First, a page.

Conservative political novice elected South Korean president, vows national unity

Yoon Suk Yeol, the presidential candidate of the main opposition People Power Party, who was elected South Korea’s new president on Thursday, holds bouquets as he is congratulated by party’s members and lawmakers at the National Assembly in Seoul on Thursday.

SEOUL (Reuters) – Conservative South Korean opposition candidate Yoon Suk-yeol was elected president on Thursday in one of the most closely fought races in recent history which will shape Asia’s fourth-largest economy for the next five years.

Yoon, 60, from the main opposition People Power Party, edged out the ruling Democratic Party’s Lee Jae-myung with 48.6% of the vote to 47.8%, with around 99.8% of the ballots counted as of 5:30 a.m. on Thursday (2030 GMT Wednesday). A formal announcement is expected to be made later on Thursday morning.

Yoon said he would honour the constitution and parliament and work with opposition parties to heal polarised politics and foster unity, calling the election a “victory of the great people”.

“Our competition is over for now,” he said in an acceptance speech, thanking and consoling Lee and other rivals. “We have to join hands and unite into one for the people and the country.”

At a separate ceremony with supporters, Yoon said he would put top priority on “national unity,” adding all people should be treated equally regardless of their regional, political and socioeconomic differences.

“I would pay attention to people’s livelihoods, provide warm welfare services to the needy, and make utmost efforts so that our country serves as a proud, responsible member of the international community and the free world,” he said.

Lee had conceded defeat and congratulated his opponent.

“I did my best, but failed to live up to your expectations,” he told a news conference, blaming his “shortcomings”.

“President-elect, I desperately ask you to overcome divisions and conflicts and open an era of integration and unity.”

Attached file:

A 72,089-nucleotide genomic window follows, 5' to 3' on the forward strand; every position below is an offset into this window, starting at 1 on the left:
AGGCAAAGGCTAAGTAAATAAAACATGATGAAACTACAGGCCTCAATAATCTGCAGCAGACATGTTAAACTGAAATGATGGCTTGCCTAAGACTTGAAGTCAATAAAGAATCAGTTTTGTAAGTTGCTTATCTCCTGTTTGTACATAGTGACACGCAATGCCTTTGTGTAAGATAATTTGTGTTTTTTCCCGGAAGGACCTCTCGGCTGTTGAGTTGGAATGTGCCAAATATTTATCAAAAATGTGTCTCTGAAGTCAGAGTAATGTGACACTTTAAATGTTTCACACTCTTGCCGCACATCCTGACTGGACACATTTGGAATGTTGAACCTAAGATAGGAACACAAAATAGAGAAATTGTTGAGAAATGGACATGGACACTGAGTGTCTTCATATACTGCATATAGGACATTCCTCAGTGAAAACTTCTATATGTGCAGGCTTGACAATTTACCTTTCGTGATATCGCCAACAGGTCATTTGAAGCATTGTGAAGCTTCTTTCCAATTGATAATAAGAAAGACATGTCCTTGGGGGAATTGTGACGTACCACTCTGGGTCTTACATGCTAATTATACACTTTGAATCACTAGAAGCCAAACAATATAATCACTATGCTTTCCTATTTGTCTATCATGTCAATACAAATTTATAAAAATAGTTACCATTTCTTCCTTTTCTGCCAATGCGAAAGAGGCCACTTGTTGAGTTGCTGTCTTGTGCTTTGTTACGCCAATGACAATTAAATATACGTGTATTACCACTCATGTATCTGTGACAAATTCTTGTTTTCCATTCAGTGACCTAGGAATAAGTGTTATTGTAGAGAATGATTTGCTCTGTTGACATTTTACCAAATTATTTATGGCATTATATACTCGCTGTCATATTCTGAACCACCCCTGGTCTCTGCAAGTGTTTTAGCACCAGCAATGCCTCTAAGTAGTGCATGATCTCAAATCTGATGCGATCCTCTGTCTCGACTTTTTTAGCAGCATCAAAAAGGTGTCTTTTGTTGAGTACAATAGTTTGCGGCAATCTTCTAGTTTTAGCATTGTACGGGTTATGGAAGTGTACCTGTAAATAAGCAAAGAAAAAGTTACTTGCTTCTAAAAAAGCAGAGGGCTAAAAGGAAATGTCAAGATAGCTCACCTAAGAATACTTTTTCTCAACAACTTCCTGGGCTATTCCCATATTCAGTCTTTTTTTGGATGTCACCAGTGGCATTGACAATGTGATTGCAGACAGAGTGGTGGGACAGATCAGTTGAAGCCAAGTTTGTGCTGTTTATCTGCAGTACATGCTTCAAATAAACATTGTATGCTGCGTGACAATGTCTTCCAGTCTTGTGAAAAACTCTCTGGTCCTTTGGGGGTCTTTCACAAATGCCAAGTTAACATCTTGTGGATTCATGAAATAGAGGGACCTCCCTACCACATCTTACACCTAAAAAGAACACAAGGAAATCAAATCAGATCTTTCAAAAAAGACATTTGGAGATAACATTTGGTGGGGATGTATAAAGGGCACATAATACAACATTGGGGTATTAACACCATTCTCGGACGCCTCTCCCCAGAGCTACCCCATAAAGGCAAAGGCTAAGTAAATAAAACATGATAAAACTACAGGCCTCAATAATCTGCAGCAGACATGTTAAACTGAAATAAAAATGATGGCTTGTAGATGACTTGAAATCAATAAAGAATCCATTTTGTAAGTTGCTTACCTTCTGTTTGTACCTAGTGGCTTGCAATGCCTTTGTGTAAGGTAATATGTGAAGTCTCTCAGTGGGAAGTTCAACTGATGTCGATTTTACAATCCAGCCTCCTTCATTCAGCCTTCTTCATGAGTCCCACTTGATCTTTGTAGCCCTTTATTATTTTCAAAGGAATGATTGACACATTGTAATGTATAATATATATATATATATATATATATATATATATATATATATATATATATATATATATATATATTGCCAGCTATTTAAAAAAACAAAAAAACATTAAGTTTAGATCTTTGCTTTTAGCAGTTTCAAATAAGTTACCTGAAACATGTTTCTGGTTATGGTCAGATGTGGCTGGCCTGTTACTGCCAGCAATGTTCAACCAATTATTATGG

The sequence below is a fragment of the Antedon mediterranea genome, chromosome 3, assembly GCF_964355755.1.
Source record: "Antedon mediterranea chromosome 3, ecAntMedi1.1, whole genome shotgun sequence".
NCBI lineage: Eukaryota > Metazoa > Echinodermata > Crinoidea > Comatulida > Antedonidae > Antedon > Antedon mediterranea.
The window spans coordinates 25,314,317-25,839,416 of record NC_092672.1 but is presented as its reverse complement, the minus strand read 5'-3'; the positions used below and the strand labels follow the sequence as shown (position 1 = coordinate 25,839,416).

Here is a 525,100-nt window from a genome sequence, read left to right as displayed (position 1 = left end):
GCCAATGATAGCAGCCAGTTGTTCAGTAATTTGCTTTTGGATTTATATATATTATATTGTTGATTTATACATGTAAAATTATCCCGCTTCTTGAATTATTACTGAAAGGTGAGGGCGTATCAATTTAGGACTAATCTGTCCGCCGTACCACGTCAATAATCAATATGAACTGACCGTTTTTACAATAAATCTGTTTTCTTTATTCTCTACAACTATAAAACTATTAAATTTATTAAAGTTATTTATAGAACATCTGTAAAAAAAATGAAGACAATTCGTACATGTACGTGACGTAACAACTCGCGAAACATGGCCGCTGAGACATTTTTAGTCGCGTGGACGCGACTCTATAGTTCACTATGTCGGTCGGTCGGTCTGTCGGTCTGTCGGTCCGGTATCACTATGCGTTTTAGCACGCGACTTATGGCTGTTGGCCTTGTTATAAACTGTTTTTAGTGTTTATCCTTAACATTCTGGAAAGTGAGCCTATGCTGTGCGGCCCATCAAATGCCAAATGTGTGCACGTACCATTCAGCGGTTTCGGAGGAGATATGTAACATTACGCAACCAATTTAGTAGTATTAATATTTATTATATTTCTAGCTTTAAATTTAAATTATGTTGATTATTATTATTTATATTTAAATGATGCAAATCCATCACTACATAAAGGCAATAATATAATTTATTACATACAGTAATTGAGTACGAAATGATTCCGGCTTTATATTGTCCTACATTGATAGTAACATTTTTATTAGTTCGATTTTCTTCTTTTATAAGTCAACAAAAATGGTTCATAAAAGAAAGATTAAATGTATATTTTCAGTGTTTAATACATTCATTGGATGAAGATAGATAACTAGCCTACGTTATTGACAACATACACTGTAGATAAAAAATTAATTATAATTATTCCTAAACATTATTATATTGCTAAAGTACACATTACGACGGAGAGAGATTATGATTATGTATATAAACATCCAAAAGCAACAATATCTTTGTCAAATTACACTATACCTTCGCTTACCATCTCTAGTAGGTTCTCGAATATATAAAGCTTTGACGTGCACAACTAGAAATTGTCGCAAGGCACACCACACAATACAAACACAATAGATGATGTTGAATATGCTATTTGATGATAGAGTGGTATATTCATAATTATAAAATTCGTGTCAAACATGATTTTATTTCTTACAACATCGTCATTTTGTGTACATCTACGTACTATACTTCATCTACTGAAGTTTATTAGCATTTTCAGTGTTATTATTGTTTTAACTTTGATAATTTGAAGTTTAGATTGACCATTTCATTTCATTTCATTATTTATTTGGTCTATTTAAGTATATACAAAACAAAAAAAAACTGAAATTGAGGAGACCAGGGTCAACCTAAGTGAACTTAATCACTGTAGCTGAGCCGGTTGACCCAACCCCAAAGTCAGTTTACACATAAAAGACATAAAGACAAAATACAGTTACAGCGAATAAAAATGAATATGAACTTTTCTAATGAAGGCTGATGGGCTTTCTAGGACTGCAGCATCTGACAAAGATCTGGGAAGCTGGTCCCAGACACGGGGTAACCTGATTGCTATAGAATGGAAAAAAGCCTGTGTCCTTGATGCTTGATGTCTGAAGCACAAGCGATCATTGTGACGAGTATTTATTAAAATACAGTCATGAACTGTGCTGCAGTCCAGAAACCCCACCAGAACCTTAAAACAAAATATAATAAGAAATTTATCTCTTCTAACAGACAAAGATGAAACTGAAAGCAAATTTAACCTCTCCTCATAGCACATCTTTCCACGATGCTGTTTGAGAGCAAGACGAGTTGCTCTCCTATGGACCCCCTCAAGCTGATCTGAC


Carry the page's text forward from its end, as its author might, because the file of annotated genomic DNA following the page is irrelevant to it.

Yoon’s five-year term will begin this month to replace incumbent President Moon Jae-in, who is constitutionally barred from seeking re-election.

The White House congratulated Yoon, saying President Joe Biden looked forward to working closely with him to bolster the alliance.


Yoon’s victory means a remarkable turnaround for the conservatives, which had been struggling to regroup since the 2017 snap election was held after the impeachment and ouster of then President Park Geun-hye.

Despite being a political novice, Yoon shot to fame after spearheading high-profile investigations into corruption scandals engulfing Moon’s aides.

Yoon has pledged to stamp out graft, foster justice and create a more level playing field, while seeking a “reset” with China and a tougher stance towards reclusive North Korea.

More than 77% of South Korea’s 44 million eligible voters cast ballots to pick their next leader, despite an unprecedented surge in new COVID-19 cases – with a record 342,446 posted on Wednesday.

The unusually bitter election campaign was marred by scandals and smears. Both candidates’ disapproval ratings matched their popularity as scandals, mud-slinging and gaffes dominated what was dubbed the “unlikeable election”.

The policy stakes are high for the country of 52 million with a rising global status, as it has been riven by gender and generational divisions, growing inequality and surging home prices.

Yoon also has to tackle some challenges including South Korea’s worst wave of COVID-19 infections and North Korea’s evolving nuclear and missile threats, while navigating an increasingly tense rivalry between China and the United States.

The preliminary results were in line with exit polls, but surveys from last week had projected Yoon’s edge after he secured the support of a fellow conservative who had been trailing a distant third and then quit the race.

Lee had initially maintained a tight lead, but Yoon began narrowing the gap and surpassed him after midnight when about 50% of the ballots were counted.